Portsmouth shipbuilding revival plans

Portsmouth dockyard Royal Navy shipbuilding will end in Portsmouth next year with the loss of about 900 jobs at the BAE yard

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A consortium of businesses and individuals insists its plans to save shipbuilding in Portsmouth are viable.

Portsmouth Shipbuilding wants to take over the running of the BAE yard.

It follows the announcement that Royal Navy shipbuilding will end in the city next year with the loss of about 900 jobs.

Portsmouth North MP Penny Mordaunt has backed the consortium's plans and said there had been a "huge range" of inquiries.

Portsmouth Shipbuilding is a project directed by Sarah Stanton, the former executive project manager for Aircraft Carrier Alliance.

The group proposes to "utilise the existing skills, facility and management expertise" at the yard to create a "successful and sustainable shipbuilding company".

It aims to deliver both commercial and naval vessels for domestic and export markets.

'Full order book'

Ms Mordaunt said the "enormous" yard could attract and accommodate a range of businesses working "alongside each other, perhaps under an umbrella organisation".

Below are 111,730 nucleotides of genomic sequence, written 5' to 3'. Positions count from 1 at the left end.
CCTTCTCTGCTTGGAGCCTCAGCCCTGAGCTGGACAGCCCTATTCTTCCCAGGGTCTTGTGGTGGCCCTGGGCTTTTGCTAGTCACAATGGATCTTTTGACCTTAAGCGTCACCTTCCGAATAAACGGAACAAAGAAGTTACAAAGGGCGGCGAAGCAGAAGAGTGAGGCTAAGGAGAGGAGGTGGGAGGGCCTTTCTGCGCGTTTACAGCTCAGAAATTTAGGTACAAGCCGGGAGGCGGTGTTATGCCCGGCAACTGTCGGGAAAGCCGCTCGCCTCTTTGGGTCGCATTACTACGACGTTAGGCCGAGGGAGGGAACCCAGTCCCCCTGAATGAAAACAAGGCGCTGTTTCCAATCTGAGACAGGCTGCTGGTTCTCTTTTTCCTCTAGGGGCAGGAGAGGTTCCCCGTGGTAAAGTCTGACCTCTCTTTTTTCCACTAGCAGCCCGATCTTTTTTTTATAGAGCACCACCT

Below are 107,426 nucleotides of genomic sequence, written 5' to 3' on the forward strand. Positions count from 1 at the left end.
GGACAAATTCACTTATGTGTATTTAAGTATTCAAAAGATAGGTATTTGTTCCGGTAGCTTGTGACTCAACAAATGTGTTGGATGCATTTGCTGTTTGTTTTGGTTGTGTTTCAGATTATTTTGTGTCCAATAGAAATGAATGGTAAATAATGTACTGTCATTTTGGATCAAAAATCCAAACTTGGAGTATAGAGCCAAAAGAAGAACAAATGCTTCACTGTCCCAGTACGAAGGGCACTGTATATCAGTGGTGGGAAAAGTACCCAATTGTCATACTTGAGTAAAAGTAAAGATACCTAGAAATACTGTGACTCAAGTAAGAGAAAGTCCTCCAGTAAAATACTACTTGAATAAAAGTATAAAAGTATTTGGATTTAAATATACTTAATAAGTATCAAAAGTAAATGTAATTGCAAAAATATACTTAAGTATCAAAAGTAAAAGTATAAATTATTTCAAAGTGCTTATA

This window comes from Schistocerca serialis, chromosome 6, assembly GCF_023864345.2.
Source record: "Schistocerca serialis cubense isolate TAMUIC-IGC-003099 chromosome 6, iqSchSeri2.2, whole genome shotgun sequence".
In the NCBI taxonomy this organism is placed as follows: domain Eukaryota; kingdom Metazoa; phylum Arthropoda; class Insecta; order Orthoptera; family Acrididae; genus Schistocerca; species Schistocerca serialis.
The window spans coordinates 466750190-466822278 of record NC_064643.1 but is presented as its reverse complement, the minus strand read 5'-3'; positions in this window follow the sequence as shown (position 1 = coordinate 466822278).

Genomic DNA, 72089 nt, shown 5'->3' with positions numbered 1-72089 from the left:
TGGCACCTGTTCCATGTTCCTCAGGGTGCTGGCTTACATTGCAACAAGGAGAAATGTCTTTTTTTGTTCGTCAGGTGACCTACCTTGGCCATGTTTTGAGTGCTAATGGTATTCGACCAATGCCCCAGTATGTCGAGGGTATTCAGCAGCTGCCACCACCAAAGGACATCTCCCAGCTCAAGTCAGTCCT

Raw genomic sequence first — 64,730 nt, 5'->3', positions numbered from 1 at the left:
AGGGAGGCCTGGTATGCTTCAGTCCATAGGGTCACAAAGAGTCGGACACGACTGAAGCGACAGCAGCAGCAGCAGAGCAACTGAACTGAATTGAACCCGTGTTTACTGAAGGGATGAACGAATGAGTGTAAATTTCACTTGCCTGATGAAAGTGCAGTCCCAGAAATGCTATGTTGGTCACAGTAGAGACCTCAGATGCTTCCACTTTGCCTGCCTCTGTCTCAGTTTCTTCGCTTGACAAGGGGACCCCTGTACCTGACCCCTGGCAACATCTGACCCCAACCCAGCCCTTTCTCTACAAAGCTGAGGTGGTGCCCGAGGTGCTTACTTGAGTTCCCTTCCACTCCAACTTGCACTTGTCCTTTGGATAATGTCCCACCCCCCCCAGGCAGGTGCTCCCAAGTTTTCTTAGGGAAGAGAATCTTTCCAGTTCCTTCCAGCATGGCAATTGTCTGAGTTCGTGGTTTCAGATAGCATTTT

She said that businesses including "super-yacht" companies had already shown an interest.

However, she said the group needed to look to the long term and said a "full order book" was required in order to make the venture sustainable.

"It's for the good of Portsmouth but also the good of the country that we keep shipbuilding here," she added.

About 900 jobs are to go at the BAE yard, which employs some 1,200 people.

It will stay open but with a focus limited to repairs and maintenance.

BAE job losses are expected to be phased in over the next three years and a trawl for voluntary redundancies has already begun.

In a statement, a BAE Systems spokesperson said it was "dedicated" to supporting the Royal Navy surface fleet from Portsmouth.

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